Results: A total of  247 patients with FN were proven to be infected with Gram-negative bacteria, and  200 were diagnosed with acute leukemia. The most commonly detected bacteria were Escherichia coli (40%), Klebsiella pneumoniae (20%), and Pseudomonas aeruginosa (11%). In sum,  176 patients were classified as IIAT. The mortality rate in the IIAT group was significantly higher (37.7% vs 23.9%, P=0.038). With monotherapy as empirical treatment, high possibility of IIAT with fluoroquinolones (52%) and cephalosporins (35%) was detected, while more sensitivity to carbapenems (16%) and glycopeptides antibiotics (19%) was noticed. With combined treatment, cephalosporins/carbapenems had with the lowest percentage of IIAT (18%).
Conclusion: In conclusion, inappropriate initial empirical antibiotic treatments were associated with higher mortality in patients with hematologic malignancies. The current empirical antibiotic regimen needs to be further optimized.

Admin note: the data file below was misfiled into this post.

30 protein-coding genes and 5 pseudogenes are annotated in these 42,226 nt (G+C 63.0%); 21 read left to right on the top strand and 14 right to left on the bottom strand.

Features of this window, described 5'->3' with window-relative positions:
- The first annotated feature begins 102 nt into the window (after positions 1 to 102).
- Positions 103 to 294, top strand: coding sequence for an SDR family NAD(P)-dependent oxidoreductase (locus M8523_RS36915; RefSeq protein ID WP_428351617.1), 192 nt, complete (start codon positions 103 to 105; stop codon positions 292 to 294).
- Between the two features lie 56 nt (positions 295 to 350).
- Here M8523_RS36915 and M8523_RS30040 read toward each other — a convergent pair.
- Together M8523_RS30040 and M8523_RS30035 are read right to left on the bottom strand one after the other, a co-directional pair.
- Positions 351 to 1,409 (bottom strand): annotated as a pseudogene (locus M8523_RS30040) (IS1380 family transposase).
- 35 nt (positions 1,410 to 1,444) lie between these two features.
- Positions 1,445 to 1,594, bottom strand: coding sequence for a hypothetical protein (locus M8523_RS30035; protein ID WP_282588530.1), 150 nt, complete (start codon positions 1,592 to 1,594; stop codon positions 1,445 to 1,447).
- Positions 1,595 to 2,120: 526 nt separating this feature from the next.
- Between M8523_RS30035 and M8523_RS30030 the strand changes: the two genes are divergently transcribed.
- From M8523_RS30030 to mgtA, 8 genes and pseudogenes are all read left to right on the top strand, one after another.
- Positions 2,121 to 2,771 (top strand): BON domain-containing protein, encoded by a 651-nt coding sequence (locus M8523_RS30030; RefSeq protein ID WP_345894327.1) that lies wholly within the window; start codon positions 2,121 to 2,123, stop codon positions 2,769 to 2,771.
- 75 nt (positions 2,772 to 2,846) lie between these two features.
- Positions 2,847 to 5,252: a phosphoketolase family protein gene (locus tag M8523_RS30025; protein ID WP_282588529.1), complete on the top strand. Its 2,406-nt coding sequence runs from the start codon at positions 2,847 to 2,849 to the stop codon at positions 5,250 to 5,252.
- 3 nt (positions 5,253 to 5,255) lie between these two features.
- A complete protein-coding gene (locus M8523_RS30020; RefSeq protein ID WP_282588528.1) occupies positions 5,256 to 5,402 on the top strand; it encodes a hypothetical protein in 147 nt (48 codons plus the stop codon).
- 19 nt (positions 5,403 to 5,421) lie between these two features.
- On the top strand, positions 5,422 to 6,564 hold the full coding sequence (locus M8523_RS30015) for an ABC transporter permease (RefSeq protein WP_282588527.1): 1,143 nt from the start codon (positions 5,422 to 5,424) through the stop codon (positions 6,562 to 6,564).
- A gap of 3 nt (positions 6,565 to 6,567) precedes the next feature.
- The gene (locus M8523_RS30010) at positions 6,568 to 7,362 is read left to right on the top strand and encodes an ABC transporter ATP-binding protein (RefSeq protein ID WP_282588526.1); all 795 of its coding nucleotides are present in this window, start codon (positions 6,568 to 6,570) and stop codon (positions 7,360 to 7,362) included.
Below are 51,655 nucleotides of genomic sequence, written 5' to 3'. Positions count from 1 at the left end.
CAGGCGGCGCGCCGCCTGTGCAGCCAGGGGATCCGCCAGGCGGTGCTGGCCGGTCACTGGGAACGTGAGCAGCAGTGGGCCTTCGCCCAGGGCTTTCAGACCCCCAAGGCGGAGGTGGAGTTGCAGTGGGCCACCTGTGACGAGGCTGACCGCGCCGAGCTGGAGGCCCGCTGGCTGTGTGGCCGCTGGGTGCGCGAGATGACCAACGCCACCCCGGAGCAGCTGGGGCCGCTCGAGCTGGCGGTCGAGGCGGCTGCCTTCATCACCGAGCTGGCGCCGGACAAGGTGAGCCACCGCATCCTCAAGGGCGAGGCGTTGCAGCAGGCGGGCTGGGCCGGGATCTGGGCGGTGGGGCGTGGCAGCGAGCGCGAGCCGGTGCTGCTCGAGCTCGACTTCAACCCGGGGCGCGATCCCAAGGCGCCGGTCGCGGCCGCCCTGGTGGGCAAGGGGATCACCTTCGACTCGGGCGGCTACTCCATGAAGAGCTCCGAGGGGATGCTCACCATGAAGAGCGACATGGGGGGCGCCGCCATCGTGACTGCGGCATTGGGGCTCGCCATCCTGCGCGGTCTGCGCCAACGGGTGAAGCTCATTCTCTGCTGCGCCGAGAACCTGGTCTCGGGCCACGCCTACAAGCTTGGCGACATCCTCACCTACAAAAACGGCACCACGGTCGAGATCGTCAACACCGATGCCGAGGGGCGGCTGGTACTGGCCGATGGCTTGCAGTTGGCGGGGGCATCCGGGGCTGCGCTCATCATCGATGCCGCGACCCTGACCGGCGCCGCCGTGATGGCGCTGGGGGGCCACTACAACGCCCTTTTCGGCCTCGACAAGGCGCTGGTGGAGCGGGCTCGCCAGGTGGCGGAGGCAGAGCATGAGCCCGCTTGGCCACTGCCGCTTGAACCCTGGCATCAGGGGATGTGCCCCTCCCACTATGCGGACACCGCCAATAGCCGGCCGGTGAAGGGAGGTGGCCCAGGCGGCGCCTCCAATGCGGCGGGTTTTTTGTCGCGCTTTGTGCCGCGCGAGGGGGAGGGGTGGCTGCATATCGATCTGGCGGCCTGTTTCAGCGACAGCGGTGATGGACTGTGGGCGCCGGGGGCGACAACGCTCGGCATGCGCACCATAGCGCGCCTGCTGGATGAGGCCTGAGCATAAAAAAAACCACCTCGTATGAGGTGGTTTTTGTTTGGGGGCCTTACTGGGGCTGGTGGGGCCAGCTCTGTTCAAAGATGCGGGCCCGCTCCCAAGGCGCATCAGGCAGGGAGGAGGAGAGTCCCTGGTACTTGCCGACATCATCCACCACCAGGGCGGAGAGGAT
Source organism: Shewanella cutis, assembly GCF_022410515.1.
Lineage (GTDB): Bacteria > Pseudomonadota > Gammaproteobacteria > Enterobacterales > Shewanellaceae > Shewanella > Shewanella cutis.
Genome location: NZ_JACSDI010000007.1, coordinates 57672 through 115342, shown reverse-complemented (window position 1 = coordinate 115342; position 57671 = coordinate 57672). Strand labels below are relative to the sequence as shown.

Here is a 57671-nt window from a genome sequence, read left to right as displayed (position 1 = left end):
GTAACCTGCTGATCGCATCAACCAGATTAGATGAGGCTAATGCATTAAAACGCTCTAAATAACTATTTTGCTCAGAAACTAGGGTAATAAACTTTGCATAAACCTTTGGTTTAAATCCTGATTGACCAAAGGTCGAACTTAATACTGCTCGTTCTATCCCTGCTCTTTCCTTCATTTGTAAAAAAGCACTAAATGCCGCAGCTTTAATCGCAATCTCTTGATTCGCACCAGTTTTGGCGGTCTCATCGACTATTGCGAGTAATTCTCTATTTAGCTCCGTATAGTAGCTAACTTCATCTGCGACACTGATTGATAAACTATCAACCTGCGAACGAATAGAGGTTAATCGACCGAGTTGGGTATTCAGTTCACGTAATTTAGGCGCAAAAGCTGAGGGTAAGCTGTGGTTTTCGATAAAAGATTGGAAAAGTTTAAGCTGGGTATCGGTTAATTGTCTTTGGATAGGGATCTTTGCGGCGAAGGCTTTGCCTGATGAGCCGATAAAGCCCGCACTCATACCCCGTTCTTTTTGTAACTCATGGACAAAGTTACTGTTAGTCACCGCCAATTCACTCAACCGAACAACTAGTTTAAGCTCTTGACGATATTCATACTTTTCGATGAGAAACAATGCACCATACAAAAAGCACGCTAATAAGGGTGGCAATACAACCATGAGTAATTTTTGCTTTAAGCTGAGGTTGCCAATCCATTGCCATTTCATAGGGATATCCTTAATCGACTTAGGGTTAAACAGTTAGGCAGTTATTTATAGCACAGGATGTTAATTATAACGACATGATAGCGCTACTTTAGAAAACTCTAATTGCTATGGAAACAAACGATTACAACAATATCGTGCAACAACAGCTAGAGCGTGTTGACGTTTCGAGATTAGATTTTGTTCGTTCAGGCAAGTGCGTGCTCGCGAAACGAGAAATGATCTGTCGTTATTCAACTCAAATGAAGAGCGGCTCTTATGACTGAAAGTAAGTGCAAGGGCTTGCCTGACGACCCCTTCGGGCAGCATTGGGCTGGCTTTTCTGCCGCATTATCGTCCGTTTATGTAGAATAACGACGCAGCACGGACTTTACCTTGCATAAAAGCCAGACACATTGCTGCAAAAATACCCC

Keywords: febrile neutropenia, Gram-negative bacteria, hematologic malignancy, empirical antibiotic treatment, inappropriate initial antibiotic treatment


Intensive chemotherapy/radiotherapy in cancer, especially with hematologic malignancies, causes cellular injury and suppression of inflammatory responses, which increase risks of neutropenia and febrile episodes.1 The definition of febrile neutropenia (FN) may vary in different institutes and countries. Absolute neutrophil count (ANC) <109/L is considered neutropenia, with ANC <0.5×109/L or <109/L that is expected to decrease to <0.5×109/L in the next 48 hours considered severe neutropenia, while ANC <0.1×109 is referred as profound neutropenia. Febrile episodes are usually defined as oral temperature >38.3°C or two consecutive readings >38.0°C lasting more than 1 hour. FN most often occurs during the initial diagnosis and treatment of malignancies. Although there is the possibility of non-infection–caused FN, most episodes are caused by infections. FN is a clinical emergency that requires prompt management. Despite advances in therapy in recent years, FN remains a common complication in chemotherapy causing serious clinical results, including death.